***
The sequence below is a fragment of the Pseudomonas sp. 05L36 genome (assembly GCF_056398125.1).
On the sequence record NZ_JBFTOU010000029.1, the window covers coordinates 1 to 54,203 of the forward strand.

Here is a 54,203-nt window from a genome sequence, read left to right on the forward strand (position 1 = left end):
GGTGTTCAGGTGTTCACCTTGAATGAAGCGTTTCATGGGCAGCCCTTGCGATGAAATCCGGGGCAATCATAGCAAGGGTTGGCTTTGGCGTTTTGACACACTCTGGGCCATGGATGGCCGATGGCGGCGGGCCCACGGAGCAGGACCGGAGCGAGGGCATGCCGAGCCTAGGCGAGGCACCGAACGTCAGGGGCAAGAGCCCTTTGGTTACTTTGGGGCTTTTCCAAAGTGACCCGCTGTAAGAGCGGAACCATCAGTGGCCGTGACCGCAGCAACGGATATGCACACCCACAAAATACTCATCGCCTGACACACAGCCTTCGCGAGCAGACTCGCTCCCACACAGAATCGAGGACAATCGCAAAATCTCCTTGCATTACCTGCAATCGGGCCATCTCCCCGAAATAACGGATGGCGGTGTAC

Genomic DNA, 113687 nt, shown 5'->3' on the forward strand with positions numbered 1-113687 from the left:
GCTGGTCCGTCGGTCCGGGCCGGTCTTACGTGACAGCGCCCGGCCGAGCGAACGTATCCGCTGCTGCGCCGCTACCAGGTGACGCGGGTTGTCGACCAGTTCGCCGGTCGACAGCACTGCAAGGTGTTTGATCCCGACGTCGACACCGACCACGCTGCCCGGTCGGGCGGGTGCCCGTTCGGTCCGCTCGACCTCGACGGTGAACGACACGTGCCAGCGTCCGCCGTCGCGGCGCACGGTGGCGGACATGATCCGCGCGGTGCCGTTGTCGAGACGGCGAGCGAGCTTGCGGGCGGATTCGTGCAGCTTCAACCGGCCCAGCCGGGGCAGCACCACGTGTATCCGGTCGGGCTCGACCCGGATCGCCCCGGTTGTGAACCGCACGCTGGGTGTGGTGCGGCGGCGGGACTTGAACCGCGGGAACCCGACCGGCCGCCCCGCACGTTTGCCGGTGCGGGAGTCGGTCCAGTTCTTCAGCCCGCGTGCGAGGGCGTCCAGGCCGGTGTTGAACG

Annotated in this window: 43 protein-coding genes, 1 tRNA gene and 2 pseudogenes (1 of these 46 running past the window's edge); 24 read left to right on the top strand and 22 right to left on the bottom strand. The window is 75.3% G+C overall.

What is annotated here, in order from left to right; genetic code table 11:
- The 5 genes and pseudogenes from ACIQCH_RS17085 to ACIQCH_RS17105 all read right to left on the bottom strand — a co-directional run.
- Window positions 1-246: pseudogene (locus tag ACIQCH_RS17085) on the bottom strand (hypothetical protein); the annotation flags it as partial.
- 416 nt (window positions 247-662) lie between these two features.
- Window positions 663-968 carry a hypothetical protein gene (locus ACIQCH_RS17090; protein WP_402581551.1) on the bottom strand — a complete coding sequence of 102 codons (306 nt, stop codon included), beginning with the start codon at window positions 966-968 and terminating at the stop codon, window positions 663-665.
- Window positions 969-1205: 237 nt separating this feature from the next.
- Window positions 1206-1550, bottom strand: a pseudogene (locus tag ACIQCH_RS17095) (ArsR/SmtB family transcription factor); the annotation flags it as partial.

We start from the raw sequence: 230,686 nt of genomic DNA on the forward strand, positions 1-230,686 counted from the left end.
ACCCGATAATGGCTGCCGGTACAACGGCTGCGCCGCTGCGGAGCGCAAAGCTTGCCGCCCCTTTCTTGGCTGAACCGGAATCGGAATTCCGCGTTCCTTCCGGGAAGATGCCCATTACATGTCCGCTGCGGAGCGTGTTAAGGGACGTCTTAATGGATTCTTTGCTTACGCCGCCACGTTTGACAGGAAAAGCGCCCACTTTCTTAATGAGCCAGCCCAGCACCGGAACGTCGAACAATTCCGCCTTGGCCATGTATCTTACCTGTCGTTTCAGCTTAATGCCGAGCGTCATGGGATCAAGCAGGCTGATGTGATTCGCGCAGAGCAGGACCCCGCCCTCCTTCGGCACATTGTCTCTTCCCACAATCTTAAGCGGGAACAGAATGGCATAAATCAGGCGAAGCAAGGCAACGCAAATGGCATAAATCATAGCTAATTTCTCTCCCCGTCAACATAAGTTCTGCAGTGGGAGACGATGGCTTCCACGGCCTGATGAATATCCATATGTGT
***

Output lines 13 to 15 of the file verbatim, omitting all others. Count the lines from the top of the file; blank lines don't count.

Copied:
- Window positions 969-1205: 237 nt separating this feature from the next.
- Window positions 1206-1550, bottom strand: a pseudogene (locus tag ACIQCH_RS17095) (ArsR/SmtB family transcription factor); the annotation flags it as partial.

We start from the raw sequence: 230,686 nt of genomic DNA on the forward strand, positions 1-230,686 counted from the left end.